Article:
Cholesterol treatment and atherosclerosis

Cholesterol treatment and atherosclerosis (Best Cardiologist in Bhopal ) 

The problem with cholesterol treatment and atherosclerosis:

Over the last decade, cholesterol treatment and atherosclerosis has evolved significantly. Atherosclerosis is a common term for hardening and thickening of the arteries. In its most ordinary form, atherosclerosis is a slow progressive disease that generally starts in early adulthood and becomes dangerous later in life. Atherosclerosis is a complex process that generally starts with damage of the inner layer of the artery called endothelium. It happens as a result of smoking, high blood pressure and elevated levels of cholesterol and triglycerides in the blood. Because of the injure, fat or lipids, platelets and calcium accumulate in the wall of the artery and contribute to plaque buildup and narrowing of the artery.

Among clinical presentation of atherosclerosis, coronary artery illness is the most prevalent and is associated with high morbidity and mortality when presenting as acute coronary syndrome, including unstable angina and acute myocardial infarction. Scientific observations have demonstrated that plaque rupture or erosion with different degrees of superimposed thrombus or clot resulting in a decrease blood flow to the heart muscle represent the basic mechanism for acute coronary syndrome.

The upper panel labeled A and B demonstrated the presence to thrombus in the proximal left anterior descending coronary artery (LAD)on the angiogram and on the intravascular ultrasound, IVUS (upper C) white arrow while the black arrow indicate the possible site of plaque rupture. Repeat angiogram after treatment with an antiplatelet therapy (eptifibatide) demonstrated dissolution of the LAD lesion and Optical coherence tomography (OCT) revealed thrombus resolution and the site of prior rupture of thin cap fibroatheroma.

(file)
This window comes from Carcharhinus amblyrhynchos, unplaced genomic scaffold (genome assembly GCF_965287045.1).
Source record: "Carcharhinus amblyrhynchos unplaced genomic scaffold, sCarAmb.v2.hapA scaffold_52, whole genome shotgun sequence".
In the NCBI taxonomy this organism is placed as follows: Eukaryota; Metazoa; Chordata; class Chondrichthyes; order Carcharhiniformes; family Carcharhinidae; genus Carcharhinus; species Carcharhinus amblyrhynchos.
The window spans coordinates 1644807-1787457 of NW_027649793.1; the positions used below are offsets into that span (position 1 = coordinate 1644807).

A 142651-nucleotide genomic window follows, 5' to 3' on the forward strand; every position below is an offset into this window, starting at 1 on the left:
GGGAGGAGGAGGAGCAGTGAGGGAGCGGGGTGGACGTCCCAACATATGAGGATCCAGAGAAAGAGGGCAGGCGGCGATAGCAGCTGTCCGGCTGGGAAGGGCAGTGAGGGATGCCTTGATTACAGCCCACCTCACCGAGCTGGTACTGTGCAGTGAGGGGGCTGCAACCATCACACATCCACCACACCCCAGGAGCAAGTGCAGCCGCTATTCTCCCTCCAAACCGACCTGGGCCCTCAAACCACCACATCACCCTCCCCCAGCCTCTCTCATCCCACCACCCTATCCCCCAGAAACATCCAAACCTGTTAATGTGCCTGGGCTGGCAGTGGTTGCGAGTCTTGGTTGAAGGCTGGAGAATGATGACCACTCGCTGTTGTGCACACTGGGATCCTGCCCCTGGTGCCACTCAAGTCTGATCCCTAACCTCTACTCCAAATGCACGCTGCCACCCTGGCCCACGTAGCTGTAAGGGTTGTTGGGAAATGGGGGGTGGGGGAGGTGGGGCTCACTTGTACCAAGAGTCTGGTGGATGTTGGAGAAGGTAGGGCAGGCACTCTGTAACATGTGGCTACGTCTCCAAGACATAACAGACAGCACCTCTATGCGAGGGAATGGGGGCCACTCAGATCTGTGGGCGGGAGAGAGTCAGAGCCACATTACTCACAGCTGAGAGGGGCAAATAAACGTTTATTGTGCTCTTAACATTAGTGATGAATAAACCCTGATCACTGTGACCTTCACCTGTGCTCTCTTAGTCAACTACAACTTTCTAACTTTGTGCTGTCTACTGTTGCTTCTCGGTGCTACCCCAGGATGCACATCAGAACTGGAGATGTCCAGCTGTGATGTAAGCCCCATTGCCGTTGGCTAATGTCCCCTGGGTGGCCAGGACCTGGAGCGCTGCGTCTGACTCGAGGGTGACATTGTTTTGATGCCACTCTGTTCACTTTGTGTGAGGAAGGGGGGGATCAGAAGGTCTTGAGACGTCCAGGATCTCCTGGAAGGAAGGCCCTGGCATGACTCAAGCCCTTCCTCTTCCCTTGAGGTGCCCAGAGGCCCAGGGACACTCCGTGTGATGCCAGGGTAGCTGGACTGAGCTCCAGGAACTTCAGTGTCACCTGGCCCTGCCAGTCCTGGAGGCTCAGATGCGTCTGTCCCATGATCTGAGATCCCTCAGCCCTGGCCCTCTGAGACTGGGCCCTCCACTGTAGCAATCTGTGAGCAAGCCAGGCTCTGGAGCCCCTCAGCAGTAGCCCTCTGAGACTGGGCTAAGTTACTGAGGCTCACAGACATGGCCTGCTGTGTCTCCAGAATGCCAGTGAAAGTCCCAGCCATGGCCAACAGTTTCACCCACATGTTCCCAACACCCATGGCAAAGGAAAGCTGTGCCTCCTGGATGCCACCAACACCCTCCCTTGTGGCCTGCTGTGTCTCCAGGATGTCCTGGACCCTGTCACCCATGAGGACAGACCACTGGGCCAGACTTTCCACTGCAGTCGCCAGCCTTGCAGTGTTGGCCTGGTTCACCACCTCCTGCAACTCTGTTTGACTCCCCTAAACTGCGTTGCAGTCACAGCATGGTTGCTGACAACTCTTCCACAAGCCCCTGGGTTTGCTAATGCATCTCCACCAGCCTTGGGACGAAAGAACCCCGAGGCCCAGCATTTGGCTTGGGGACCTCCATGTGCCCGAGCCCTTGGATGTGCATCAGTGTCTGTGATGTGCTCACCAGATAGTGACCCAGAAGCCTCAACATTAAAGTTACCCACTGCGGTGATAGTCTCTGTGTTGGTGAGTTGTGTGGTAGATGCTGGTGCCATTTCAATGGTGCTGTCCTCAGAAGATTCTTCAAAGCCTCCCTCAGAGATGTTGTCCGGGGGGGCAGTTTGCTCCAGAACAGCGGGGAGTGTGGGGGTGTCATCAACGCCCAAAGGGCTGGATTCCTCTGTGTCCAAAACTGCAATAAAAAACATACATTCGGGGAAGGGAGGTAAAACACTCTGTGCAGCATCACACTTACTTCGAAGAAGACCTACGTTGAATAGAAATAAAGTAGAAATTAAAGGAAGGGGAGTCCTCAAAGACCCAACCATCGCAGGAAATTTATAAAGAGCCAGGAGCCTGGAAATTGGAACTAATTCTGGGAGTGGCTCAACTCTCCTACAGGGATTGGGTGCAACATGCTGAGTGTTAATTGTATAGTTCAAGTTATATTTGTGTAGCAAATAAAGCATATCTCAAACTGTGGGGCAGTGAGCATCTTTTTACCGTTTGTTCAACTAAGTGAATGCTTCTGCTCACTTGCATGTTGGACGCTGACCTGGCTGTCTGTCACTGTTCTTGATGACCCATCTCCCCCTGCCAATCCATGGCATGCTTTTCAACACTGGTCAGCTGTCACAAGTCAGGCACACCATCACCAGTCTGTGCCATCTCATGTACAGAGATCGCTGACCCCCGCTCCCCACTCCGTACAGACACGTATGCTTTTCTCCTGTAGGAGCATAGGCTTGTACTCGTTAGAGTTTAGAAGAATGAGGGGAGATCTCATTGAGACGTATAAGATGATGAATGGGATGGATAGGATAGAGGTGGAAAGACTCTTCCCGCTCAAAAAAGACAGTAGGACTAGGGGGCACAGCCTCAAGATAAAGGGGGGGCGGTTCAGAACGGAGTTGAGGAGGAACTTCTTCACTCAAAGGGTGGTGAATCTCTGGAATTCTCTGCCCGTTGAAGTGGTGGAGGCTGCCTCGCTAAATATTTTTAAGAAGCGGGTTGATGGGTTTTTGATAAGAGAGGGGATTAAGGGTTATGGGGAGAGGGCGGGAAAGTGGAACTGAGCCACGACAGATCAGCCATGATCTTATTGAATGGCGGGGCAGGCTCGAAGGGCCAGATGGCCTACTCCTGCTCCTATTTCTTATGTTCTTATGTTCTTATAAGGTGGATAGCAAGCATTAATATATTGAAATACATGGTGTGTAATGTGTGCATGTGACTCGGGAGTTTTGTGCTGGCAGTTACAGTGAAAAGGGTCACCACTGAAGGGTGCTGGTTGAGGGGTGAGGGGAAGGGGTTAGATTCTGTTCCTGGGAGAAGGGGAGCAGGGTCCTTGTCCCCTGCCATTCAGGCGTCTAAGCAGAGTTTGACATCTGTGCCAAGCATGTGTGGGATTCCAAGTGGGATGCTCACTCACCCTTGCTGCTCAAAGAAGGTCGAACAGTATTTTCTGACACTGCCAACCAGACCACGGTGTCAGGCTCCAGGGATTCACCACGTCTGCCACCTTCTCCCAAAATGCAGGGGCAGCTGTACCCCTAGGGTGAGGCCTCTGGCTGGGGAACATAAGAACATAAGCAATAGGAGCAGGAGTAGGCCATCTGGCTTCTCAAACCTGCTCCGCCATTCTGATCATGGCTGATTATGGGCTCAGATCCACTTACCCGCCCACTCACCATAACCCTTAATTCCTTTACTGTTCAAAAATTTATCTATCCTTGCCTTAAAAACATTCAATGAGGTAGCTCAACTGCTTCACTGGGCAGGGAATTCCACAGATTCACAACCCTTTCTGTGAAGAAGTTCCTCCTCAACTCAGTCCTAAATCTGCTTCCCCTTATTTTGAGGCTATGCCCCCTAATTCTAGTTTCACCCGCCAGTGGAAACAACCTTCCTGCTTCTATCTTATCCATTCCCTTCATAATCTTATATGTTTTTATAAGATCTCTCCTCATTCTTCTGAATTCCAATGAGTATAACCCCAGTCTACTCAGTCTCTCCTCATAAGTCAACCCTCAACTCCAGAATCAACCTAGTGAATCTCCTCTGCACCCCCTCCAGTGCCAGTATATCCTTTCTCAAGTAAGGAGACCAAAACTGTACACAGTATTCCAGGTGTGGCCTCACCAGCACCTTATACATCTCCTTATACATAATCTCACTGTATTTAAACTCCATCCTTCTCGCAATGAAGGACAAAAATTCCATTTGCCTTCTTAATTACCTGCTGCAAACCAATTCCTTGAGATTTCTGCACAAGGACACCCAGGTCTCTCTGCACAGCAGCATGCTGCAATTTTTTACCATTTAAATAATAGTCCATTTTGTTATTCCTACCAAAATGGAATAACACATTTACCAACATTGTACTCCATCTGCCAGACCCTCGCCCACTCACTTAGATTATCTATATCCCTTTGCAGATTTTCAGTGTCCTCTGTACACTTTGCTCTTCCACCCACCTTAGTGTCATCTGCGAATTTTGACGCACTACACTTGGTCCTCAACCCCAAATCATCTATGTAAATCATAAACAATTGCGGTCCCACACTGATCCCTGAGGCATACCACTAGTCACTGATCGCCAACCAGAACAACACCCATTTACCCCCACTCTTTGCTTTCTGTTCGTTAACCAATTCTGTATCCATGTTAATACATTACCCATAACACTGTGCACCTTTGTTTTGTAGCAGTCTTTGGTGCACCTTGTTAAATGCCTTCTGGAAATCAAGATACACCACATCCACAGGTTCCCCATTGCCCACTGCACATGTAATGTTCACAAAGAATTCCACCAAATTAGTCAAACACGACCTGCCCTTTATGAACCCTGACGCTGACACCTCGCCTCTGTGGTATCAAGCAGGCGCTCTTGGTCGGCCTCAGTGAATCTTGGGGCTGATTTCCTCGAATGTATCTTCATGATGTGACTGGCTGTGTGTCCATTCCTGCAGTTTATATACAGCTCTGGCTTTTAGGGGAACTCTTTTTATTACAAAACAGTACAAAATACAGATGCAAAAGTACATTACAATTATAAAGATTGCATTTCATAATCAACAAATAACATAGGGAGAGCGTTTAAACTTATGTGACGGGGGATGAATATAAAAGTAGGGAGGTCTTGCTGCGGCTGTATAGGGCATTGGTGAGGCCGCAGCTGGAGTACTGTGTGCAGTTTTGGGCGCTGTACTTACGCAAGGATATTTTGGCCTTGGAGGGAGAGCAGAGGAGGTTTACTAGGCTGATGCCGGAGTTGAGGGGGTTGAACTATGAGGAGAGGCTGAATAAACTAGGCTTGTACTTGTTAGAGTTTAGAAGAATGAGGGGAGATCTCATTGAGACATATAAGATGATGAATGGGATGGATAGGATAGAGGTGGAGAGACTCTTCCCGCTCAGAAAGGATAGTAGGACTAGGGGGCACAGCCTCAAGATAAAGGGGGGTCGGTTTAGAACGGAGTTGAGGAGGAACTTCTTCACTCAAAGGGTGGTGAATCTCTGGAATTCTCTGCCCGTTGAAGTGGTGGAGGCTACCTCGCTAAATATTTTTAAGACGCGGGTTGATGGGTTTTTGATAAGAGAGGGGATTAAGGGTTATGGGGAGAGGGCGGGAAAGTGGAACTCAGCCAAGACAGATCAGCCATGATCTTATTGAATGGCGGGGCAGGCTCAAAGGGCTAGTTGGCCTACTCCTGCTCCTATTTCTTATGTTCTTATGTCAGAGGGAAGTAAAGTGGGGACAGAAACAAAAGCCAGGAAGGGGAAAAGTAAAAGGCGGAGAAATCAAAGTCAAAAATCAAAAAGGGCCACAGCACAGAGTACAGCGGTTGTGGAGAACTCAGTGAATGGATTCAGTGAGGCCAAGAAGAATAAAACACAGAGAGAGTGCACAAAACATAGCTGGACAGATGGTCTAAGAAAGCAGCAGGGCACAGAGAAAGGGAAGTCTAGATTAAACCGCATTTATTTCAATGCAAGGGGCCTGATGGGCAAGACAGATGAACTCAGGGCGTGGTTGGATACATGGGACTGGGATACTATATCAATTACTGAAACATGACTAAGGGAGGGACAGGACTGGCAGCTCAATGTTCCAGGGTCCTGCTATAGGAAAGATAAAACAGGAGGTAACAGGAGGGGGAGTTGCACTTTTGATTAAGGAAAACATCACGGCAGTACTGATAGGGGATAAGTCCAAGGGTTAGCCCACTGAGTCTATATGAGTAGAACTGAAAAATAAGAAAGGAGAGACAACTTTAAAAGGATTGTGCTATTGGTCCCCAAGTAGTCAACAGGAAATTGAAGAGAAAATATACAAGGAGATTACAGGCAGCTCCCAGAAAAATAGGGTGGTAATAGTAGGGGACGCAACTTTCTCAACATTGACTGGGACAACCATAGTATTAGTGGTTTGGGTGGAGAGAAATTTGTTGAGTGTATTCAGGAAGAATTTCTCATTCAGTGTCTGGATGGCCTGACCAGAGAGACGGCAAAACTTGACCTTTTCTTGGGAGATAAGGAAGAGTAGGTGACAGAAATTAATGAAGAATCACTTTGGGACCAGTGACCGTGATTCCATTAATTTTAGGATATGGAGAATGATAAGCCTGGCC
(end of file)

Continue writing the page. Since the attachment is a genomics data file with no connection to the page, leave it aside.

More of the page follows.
Cholesterol is an obviously established culprit in atherosclerosis and is a principal component of the vulnerable atherosclerotic plaque comprising almost 50% of the plaque mass.

Treatment of acute coronary syndrome

The instant treatment goals are to recover blood flow and preserve heart function. This can be accomplished most efficiently by angioplasty and stenting which reopens the artery by compressing the atherosclerotic plaque against the wall of the artery. In addition, anticoagulants, antiplatelets are used to stop thrombus to propagate. Medical therapy that includes beta-blockers, Ace inhibitors, or angiotensin receptor blockers helps control heart rate and blood pressure and decrease demand on the heart. In doing so, they are preserving or improving heart function. Statin therapy lowers the amount of LDL cholesterol circulating in the blood and stabilizes plaque deposits. This makes the plaque less probable to rupture and can even lead to regression in some cases. The current treatment of acute coronary syndrome has produced significant improvement in survival, but the residual danger of recurrent myocardial infarction and mortality still remains high. Some of these cardiac events happen even weeks after hospital discharge for acute coronary syndrome.

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